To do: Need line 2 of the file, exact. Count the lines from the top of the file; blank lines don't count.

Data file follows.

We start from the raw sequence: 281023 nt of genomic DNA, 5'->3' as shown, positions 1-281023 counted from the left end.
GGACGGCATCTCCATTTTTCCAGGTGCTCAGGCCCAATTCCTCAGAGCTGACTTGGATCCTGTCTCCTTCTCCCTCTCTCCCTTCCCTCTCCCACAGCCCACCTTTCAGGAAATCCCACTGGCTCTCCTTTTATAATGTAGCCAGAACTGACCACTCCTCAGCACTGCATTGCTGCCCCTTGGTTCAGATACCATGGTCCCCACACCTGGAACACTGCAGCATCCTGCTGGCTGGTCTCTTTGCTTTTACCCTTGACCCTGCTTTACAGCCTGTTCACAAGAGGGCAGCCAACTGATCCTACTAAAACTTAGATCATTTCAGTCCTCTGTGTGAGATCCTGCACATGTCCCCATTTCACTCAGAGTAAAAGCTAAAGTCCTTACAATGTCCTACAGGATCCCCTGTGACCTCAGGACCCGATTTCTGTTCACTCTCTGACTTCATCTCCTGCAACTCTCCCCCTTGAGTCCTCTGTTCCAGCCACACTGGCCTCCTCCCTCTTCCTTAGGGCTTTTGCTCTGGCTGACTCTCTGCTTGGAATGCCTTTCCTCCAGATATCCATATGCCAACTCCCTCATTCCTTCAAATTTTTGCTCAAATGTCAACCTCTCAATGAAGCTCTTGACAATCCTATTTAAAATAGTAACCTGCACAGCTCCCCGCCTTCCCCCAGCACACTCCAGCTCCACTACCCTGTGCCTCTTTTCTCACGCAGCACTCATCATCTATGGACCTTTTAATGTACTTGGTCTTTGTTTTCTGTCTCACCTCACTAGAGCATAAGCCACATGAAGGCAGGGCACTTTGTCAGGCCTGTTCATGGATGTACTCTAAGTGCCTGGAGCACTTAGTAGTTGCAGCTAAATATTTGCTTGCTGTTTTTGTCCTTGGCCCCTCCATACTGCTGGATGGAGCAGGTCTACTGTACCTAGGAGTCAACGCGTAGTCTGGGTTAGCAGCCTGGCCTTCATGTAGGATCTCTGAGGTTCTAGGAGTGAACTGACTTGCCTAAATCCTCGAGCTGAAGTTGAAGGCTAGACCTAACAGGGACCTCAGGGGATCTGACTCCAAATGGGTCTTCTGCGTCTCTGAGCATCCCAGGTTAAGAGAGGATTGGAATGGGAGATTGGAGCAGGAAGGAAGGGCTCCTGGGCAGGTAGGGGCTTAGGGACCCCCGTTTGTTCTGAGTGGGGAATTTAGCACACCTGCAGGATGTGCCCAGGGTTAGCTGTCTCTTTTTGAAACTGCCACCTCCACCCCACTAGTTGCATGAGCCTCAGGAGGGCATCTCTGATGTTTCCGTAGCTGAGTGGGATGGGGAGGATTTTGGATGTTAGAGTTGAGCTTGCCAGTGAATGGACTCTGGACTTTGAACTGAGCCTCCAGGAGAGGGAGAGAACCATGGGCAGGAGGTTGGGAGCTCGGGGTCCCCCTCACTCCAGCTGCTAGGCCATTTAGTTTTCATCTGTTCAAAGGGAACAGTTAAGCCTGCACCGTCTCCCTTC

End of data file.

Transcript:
GGACGGCATCTCCATTTTTCCAGGTGCTCAGGCCCAATTCCTCAGAGCTGACTTGGATCCTGTCTCCTTCTCCCTCTCTCCCTTCCCTCTCCCACAGCCCACCTTTCAGGAAATCCCACTGGCTCTCCTTTTATAATGTAGCCAGAACTGACCACTCCTCAGCACTGCATTGCTGCCCCTTGGTTCAGATACCATGGTCCCCACACCTGGAACACTGCAGCATCCTGCTGGCTGGTCTCTTTGCTTTTACCCTTGACCCTGCTTTACAGCCTGTTCACAAGAGGGCAGCCAACTGATCCTACTAAAACTTAGATCATTTCAGTCCTCTGTGTGAGATCCTGCACATGTCCCCATTTCACTCAGAGTAAAAGCTAAAGTCCTTACAATGTCCTACAGGATCCCCTGTGACCTCAGGACCCGATTTCTGTTCACTCTCTGACTTCATCTCCTGCAACTCTCCCCCTTGAGTCCTCTGTTCCAGCCACACTGGCCTCCTCCCTCTTCCTTAGGGCTTTTGCTCTGGCTGACTCTCTGCTTGGAATGCCTTTCCTCCAGATATCCATATGCCAACTCCCTCATTCCTTCAAATTTTTGCTCAAATGTCAACCTCTCAATGAAGCTCTTGACAATCCTATTTAAAATAGTAACCTGCACAGCTCCCCGCCTTCCCCCAGCACACTCCAGCTCCACTACCCTGTGCCTCTTTTCTCACGCAGCACTCATCATCTATGGACCTTTTAATGTACTTGGTCTTTGTTTTCTGTCTCACCTCACTAGAGCATAAGCCACATGAAGGCAGGGCACTTTGTCAGGCCTGTTCATGGATGTACTCTAAGTGCCTGGAGCACTTAGTAGTTGCAGCTAAATATTTGCTTGCTGTTTTTGTCCTTGGCCCCTCCATACTGCTGGATGGAGCAGGTCTACTGTACCTAGGAGTCAACGCGTAGTCTGGGTTAGCAGCCTGGCCTTCATGTAGGATCTCTGAGGTTCTAGGAGTGAACTGACTTGCCTAAATCCTCGAGCTGAAGTTGAAGGCTAGACCTAACAGGGACCTCAGGGGATCTGACTCCAAATGGGTCTTCTGCGTCTCTGAGCATCCCAGGTTAAGAGAGGATTGGAATGGGAGATTGGAGCAGGAAGGAAGGGCTCCTGGGCAGGTAGGGGCTTAGGGACCCCCGTTTGTTCTGAGTGGGGAATTTAGCACACCTGCAGGATGTGCCCAGGGTTAGCTGTCTCTTTTTGAAACTGCCACCTCCACCCCACTAGTTGCATGAGCCTCAGGAGGGCATCTCTGATGTTTCCGTAGCTGAGTGGGATGGGGAGGATTTTGGATGTTAGAGTTGAGCTTGCCAGTGAATGGACTCTGGACTTTGAACTGAGCCTCCAGGAGAGGGAGAGAACCATGGGCAGGAGGTTGGGAGCTCGGGGTCCCCCTCACTCCAGCTGCTAGGCCATTTAGTTTTCATCTGTTCAAAGGGAACAGTTAAGCCTGCACCGTCTCCCTTC